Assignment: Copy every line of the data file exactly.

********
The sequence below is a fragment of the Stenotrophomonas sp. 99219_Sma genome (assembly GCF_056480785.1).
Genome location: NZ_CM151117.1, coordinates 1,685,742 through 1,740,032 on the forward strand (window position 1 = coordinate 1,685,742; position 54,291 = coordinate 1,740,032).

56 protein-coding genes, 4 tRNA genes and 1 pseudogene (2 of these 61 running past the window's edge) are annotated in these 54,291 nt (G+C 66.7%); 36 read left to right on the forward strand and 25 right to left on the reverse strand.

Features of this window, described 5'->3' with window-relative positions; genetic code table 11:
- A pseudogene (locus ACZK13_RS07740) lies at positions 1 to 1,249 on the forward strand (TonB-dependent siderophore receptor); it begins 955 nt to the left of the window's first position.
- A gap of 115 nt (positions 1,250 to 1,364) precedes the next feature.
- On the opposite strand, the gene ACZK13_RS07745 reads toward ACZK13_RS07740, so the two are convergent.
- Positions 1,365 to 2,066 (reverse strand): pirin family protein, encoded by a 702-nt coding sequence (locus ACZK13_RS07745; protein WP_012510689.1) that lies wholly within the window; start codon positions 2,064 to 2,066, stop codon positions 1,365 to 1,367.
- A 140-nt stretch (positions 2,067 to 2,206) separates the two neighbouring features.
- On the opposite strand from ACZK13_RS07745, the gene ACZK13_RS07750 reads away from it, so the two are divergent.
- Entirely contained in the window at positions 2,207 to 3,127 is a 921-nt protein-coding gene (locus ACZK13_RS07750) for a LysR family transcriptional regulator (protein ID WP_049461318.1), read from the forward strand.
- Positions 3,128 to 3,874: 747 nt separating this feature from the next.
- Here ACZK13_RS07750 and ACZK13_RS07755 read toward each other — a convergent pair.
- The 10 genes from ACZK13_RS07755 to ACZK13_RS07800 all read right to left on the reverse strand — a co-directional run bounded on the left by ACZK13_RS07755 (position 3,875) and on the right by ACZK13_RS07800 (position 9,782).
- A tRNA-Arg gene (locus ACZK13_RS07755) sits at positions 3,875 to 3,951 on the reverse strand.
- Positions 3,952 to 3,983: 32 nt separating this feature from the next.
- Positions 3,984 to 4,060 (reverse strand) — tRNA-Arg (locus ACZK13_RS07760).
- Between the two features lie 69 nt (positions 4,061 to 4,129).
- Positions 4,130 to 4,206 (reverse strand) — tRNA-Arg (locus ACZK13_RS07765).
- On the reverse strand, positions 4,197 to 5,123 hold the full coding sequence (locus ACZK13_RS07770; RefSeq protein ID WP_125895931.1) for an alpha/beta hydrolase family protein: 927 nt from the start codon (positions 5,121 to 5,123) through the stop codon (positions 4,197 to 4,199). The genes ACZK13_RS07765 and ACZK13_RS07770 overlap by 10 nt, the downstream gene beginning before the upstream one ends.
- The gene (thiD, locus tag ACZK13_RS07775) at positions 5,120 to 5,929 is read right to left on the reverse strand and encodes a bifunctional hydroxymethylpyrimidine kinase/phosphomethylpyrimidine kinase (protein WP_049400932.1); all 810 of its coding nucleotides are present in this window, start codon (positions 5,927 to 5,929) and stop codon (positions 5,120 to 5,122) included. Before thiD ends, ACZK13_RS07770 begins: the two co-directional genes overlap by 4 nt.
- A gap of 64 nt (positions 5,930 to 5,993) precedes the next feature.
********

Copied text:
The sequence below is a fragment of the Stenotrophomonas sp. 99219_Sma genome (assembly GCF_056480785.1).
Genome location: NZ_CM151117.1, coordinates 1,685,742 through 1,740,032 on the forward strand (window position 1 = coordinate 1,685,742; position 54,291 = coordinate 1,740,032).

56 protein-coding genes, 4 tRNA genes and 1 pseudogene (2 of these 61 running past the window's edge) are annotated in these 54,291 nt (G+C 66.7%); 36 read left to right on the forward strand and 25 right to left on the reverse strand.

Features of this window, described 5'->3' with window-relative positions; genetic code table 11:
- A pseudogene (locus ACZK13_RS07740) lies at positions 1 to 1,249 on the forward strand (TonB-dependent siderophore receptor); it begins 955 nt to the left of the window's first position.
- A gap of 115 nt (positions 1,250 to 1,364) precedes the next feature.
- On the opposite strand, the gene ACZK13_RS07745 reads toward ACZK13_RS07740, so the two are convergent.
- Positions 1,365 to 2,066 (reverse strand): pirin family protein, encoded by a 702-nt coding sequence (locus ACZK13_RS07745; protein WP_012510689.1) that lies wholly within the window; start codon positions 2,064 to 2,066, stop codon positions 1,365 to 1,367.
- A 140-nt stretch (positions 2,067 to 2,206) separates the two neighbouring features.
- On the opposite strand from ACZK13_RS07745, the gene ACZK13_RS07750 reads away from it, so the two are divergent.
- Entirely contained in the window at positions 2,207 to 3,127 is a 921-nt protein-coding gene (locus ACZK13_RS07750) for a LysR family transcriptional regulator (protein ID WP_049461318.1), read from the forward strand.
- Positions 3,128 to 3,874: 747 nt separating this feature from the next.
- Here ACZK13_RS07750 and ACZK13_RS07755 read toward each other — a convergent pair.
- The 10 genes from ACZK13_RS07755 to ACZK13_RS07800 all read right to left on the reverse strand — a co-directional run bounded on the left by ACZK13_RS07755 (position 3,875) and on the right by ACZK13_RS07800 (position 9,782).
- A tRNA-Arg gene (locus ACZK13_RS07755) sits at positions 3,875 to 3,951 on the reverse strand.
- Positions 3,952 to 3,983: 32 nt separating this feature from the next.
- Positions 3,984 to 4,060 (reverse strand) — tRNA-Arg (locus ACZK13_RS07760).
- Between the two features lie 69 nt (positions 4,061 to 4,129).
- Positions 4,130 to 4,206 (reverse strand) — tRNA-Arg (locus ACZK13_RS07765).
- On the reverse strand, positions 4,197 to 5,123 hold the full coding sequence (locus ACZK13_RS07770; RefSeq protein ID WP_125895931.1) for an alpha/beta hydrolase family protein: 927 nt from the start codon (positions 5,121 to 5,123) through the stop codon (positions 4,197 to 4,199). The genes ACZK13_RS07765 and ACZK13_RS07770 overlap by 10 nt, the downstream gene beginning before the upstream one ends.
- The gene (thiD, locus tag ACZK13_RS07775) at positions 5,120 to 5,929 is read right to left on the reverse strand and encodes a bifunctional hydroxymethylpyrimidine kinase/phosphomethylpyrimidine kinase (protein WP_049400932.1); all 810 of its coding nucleotides are present in this window, start codon (positions 5,927 to 5,929) and stop codon (positions 5,120 to 5,122) included. Before thiD ends, ACZK13_RS07770 begins: the two co-directional genes overlap by 4 nt.
- A gap of 64 nt (positions 5,930 to 5,993) precedes the next feature.